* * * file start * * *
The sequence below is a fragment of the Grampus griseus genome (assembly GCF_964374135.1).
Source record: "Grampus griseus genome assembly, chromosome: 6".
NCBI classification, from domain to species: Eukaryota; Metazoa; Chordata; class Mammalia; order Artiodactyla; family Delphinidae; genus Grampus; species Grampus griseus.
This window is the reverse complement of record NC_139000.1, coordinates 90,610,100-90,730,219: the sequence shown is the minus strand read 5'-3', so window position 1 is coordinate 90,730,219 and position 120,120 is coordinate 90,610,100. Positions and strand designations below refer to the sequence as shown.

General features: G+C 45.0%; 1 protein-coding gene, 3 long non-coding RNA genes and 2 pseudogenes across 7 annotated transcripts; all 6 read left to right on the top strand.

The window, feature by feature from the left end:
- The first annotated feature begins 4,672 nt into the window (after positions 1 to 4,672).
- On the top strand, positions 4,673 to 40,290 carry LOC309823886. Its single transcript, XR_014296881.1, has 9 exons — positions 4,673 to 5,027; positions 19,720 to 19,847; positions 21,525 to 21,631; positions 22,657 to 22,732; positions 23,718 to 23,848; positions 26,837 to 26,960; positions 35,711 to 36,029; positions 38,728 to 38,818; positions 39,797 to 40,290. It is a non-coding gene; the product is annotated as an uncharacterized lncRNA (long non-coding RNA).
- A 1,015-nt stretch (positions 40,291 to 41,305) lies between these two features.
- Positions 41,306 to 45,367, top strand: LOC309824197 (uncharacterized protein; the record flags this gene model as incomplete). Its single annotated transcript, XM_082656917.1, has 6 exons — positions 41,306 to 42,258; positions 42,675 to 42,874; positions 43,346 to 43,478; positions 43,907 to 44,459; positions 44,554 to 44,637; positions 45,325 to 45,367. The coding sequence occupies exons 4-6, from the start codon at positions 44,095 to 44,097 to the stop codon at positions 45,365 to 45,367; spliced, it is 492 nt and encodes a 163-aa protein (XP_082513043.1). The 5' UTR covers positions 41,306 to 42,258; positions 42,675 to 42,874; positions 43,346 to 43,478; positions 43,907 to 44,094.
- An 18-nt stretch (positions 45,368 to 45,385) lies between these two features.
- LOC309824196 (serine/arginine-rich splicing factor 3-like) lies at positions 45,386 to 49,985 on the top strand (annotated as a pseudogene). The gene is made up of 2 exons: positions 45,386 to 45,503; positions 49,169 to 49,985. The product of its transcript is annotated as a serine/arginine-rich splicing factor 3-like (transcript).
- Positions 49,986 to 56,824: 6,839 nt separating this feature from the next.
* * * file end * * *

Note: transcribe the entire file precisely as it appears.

The sequence below is a fragment of the Grampus griseus genome (assembly GCF_964374135.1).
Source record: "Grampus griseus genome assembly, chromosome: 6".
NCBI classification, from domain to species: Eukaryota; Metazoa; Chordata; class Mammalia; order Artiodactyla; family Delphinidae; genus Grampus; species Grampus griseus.
This window is the reverse complement of record NC_139000.1, coordinates 90,610,100-90,730,219: the sequence shown is the minus strand read 5'-3', so window position 1 is coordinate 90,730,219 and position 120,120 is coordinate 90,610,100. Positions and strand designations below refer to the sequence as shown.

General features: G+C 45.0%; 1 protein-coding gene, 3 long non-coding RNA genes and 2 pseudogenes across 7 annotated transcripts; all 6 read left to right on the top strand.

The window, feature by feature from the left end:
- The first annotated feature begins 4,672 nt into the window (after positions 1 to 4,672).
- On the top strand, positions 4,673 to 40,290 carry LOC309823886. Its single transcript, XR_014296881.1, has 9 exons — positions 4,673 to 5,027; positions 19,720 to 19,847; positions 21,525 to 21,631; positions 22,657 to 22,732; positions 23,718 to 23,848; positions 26,837 to 26,960; positions 35,711 to 36,029; positions 38,728 to 38,818; positions 39,797 to 40,290. It is a non-coding gene; the product is annotated as an uncharacterized lncRNA (long non-coding RNA).
- A 1,015-nt stretch (positions 40,291 to 41,305) lies between these two features.
- Positions 41,306 to 45,367, top strand: LOC309824197 (uncharacterized protein; the record flags this gene model as incomplete). Its single annotated transcript, XM_082656917.1, has 6 exons — positions 41,306 to 42,258; positions 42,675 to 42,874; positions 43,346 to 43,478; positions 43,907 to 44,459; positions 44,554 to 44,637; positions 45,325 to 45,367. The coding sequence occupies exons 4-6, from the start codon at positions 44,095 to 44,097 to the stop codon at positions 45,365 to 45,367; spliced, it is 492 nt and encodes a 163-aa protein (XP_082513043.1). The 5' UTR covers positions 41,306 to 42,258; positions 42,675 to 42,874; positions 43,346 to 43,478; positions 43,907 to 44,094.
- An 18-nt stretch (positions 45,368 to 45,385) lies between these two features.
- LOC309824196 (serine/arginine-rich splicing factor 3-like) lies at positions 45,386 to 49,985 on the top strand (annotated as a pseudogene). The gene is made up of 2 exons: positions 45,386 to 45,503; positions 49,169 to 49,985. The product of its transcript is annotated as a serine/arginine-rich splicing factor 3-like (transcript).
- Positions 49,986 to 56,824: 6,839 nt separating this feature from the next.